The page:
Penned with Zen: Warning: Not worth the Stress
Published: Tuesday, September 17, 2013
Updated: Tuesday, September 17, 2013 13:09
Life is fairly unreal. We live in a modernized world that represents the pinnacle of human achievement. There are inventions today that would be considered impossible just a decade ago. Every week our perceived notions and prejudice adjusts to move towards a better society. Somewhere in the vast sprawl of this wonderful world, each one of us is supposed to make some sort of meaningful contribution. Which is why staying up all night working on your 30-page report is worth the stress, right?
These are probably going to be the thoughts going through a lot of our minds as the work piles on. Welcome back to school everyone, step right here to punch your ticket and get on the struggle bus. No matter who I talk to, it seems that his or her degree is so much more work than anyone else’s. This is particularly true for the seniors, whose schedules are absolutely packed and are scrambling to get everything done in time for graduation. It’s going to be tough, and you have my deepest sympathy. To those that have schedules with weekends starting on Thursdays at noon, I salute you. Preferably with a nice cold pint.
To everyone this year, be it your first or last semester here in Durham, I want to give some perspective if you are feeling anxious: it’s going to feel worse. Yeah, I’m not sugar coating that one. Something is not going to go as perfectly as planned and it will seem like the end of the world. Not that the world actually will end, but staring down those challenges will certainly open the bottomless pit in your stomach. Whether or not they are the kind of problems you can control, remember the proverb: “this too shall pass.” The proverb’s origins are rooted in a Persian fable of a king that desired a ring that would change his mood to his whims. His councilors simply gave him an ordinary ring engraved with those words. With that tough - love advice, the king realized that only he could determine his own happiness.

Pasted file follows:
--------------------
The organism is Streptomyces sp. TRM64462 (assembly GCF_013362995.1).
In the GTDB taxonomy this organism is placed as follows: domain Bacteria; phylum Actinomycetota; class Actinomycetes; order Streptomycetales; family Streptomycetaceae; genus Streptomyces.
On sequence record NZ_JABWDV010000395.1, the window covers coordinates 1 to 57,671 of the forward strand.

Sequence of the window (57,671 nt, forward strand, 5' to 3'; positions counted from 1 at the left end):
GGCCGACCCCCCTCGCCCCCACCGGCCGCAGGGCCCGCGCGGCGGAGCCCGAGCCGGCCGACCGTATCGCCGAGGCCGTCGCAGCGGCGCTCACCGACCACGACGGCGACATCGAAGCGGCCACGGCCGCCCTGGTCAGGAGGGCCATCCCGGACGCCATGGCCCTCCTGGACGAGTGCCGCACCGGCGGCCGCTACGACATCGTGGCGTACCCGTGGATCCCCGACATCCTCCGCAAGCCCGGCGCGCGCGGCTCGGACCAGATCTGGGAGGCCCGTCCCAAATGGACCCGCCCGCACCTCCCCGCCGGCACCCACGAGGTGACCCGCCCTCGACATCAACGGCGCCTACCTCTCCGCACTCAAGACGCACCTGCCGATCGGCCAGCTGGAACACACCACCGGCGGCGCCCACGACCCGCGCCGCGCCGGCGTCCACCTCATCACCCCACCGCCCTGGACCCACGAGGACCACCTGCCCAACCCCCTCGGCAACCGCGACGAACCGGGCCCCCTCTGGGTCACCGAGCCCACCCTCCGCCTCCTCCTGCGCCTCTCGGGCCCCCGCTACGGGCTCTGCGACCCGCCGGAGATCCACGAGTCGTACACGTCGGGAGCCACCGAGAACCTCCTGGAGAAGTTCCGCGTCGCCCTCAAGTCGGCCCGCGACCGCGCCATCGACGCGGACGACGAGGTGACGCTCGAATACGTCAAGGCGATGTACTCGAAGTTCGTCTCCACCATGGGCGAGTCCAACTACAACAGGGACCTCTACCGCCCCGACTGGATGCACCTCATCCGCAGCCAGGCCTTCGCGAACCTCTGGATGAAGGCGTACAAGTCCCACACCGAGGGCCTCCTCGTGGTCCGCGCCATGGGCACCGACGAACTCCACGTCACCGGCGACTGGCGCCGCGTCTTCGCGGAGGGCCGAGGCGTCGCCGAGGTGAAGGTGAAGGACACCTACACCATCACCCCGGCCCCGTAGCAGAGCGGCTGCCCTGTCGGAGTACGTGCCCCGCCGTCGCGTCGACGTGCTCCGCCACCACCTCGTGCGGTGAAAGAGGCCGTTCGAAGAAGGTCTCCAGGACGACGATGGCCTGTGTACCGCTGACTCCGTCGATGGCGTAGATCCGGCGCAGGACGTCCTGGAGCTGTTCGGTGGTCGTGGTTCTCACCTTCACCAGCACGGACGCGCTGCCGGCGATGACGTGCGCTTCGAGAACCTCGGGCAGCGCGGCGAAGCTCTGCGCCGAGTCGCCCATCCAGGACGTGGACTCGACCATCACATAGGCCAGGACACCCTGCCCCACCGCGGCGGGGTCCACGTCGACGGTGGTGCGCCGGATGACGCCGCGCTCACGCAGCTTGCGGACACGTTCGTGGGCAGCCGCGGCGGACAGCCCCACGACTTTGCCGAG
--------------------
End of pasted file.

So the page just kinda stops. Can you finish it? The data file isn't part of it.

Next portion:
Those were the words given to me, and now I give to you. As much as anyone who misquotes a dead man is allowed to.
Today’s problems will morph into tomorrow’s successes and those into next week’s new crisis. Do not wish away time waiting for the troubles to pass. Make each day an opportunity. Save an hour a day in your packed schedule to do something you really want to do, for you. I highly doubt that even the busiest student cannot manage their time enough to make room for one activity a day to relax. Your happiness from this will be the safeguard against the stress of everyday trials. Overcoming these challenges are what will make tomorrow great, and even those opportunities will be gone if you wait too long. When you tell others of your life story, how much of it do you want it to be ‘I just did what others wanted from me?’
You are going to have to work to get to where you want to be. Take this as a great opportunity, not as a life of burden. Just remember that while the end goal is important, learning to enjoy life in between the challenges is more important.
This is my fifth year at the University of New Hampshire, and hopefully my last as I, too, rush to check off degree requirements towards to my diploma. I watched last year’s batch of seniors go through a lot of fun and stress as they made the best of their last year of undergraduate college. Like many of us forewarned of these tough times, I would like to believe observing those mistakes has prepared me to weather the storm. I’m aware that it’s completely ridiculous to think I’m going to complete the year stress-free.
But I know now it’s time to make the best of it. Just let me take a quick break with a run first.